Panel Paper: The Behavioral Consequences of Identity Labelling in Ctizen-State Interactions

Thursday, November 8, 2018
8222 - Lobby Level (Marriott Wardman Park)

*Names in bold indicate Presenter

Sebastian Jilke, Rutgers University

The Behavioral Consequences of Identity Labelling in Citizen-State Interactions

In recent years, government agencies have undergone substantial reforms aiming to make the provision of public services more business-like. This includes treating service users as customers rather than citizens. However, the unintended behavioral consequences of the way how government agencies treat service users has not been addressed to date, neither by scholars nor by government practitioners.

The goal of this study is to test whether a reform-induced shift of people’s role identities towards public service delivery affects their willingness to coproduce public goods. This expectation is derived from identity labeling theory which assumes that addressing public service users as citizens (or customers) will lead them to act in accordance to the traits assigned to this identity (relative to not addressing them with their respective identities). This means that self-identified citizens (in a civic-republican sense) who will be addressed as such, will be more likely to contribute to the provision of local public goods – in line with citizenship duties inherent to this identity. Self-identified customers, however, will be less likely to do so, which is in line with market-based individual norms of free-riding in the provision of public goods. In this sense, treating service users as customers may crowd-out their willingness to contribute to the provision of public services.

We test these expectations using a naturalistic survey experiment among demographically representative sample New Jersey residents. A total of 1,000 randomly selected residents will be contacted via phone and asked to assess their self-perceived role identity toward a government agency. Based on their answers, respondents are grouped into three survey arms (#1: self-identified citizens; #2: self-identified customers; #3: others) where they are asked whether they would provide their email address to volunteer with the New Jersey Office of Volunteerism. This is a much used measure of people’s revealed citizenship behavior. Simply asking them whether they would volunteer might be prone to social desirability bias, with respondents over-reporting their willingness. Asking respondents to provide their email address, however, is an observable behavior which comes much closer to their actual citizenship behavior.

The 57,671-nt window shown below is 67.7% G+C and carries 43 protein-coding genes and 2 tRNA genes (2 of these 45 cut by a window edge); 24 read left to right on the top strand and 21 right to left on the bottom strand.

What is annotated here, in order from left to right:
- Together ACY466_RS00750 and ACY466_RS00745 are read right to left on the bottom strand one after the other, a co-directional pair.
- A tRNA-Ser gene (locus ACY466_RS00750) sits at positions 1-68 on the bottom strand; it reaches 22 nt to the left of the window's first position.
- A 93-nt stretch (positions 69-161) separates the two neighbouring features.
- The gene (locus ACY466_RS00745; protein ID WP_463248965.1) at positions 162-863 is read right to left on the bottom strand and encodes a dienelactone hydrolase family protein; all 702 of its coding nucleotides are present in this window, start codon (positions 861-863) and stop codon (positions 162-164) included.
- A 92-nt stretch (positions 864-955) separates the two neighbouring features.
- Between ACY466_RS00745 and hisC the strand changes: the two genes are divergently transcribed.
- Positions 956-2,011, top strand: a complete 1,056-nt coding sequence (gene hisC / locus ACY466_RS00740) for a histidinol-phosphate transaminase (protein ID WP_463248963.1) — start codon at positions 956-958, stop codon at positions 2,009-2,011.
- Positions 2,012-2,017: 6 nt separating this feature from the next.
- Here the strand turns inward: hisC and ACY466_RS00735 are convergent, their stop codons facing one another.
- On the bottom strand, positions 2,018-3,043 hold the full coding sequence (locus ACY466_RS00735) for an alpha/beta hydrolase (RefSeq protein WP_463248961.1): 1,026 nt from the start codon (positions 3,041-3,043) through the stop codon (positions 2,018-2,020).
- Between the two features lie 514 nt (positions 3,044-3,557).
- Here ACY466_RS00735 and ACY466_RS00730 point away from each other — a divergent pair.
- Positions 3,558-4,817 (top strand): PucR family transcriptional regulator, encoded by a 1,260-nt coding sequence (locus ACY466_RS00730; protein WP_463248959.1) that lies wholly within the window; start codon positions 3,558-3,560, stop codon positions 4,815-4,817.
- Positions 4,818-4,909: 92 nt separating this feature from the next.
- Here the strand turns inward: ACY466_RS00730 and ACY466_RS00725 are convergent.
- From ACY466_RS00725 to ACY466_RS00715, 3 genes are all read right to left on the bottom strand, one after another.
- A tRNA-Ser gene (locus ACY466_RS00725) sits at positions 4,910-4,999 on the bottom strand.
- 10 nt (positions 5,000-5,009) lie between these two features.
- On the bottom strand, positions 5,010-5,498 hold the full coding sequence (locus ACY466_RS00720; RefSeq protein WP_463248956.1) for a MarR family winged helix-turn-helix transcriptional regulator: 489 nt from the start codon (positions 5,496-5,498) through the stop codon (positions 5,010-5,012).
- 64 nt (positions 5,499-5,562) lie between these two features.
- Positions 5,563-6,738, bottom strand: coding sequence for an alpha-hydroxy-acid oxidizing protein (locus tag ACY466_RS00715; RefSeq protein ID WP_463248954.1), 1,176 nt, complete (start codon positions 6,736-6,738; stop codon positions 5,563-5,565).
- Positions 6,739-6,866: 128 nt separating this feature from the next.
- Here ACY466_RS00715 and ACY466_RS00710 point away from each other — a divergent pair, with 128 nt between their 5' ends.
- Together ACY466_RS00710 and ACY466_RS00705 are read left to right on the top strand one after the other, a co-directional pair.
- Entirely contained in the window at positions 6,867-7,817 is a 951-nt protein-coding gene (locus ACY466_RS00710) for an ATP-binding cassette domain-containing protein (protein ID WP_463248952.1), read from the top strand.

In the study arms for self-identified citizens and customers, people are randomly addressed with their respective identity (i.e., the experimental manipulation) so that the effect of labeling them with their respective role identity can be compared to a control group where this has not been mentioned. Arm #3 does only provide the email request, and serves as a baseline comparison group; it also helps us to assess the average citizenship behavior for respondents in the population of NJ residents and whether perceiving and communicating with service users in a certain way does increase their willingness to coproduce public goods.

This study has important implications in how changes in the way government agencies address and perceive their clients affect people’s subsequent willingness to coproduce important public services which are typically provided in partnership with public agencies.

Full Paper: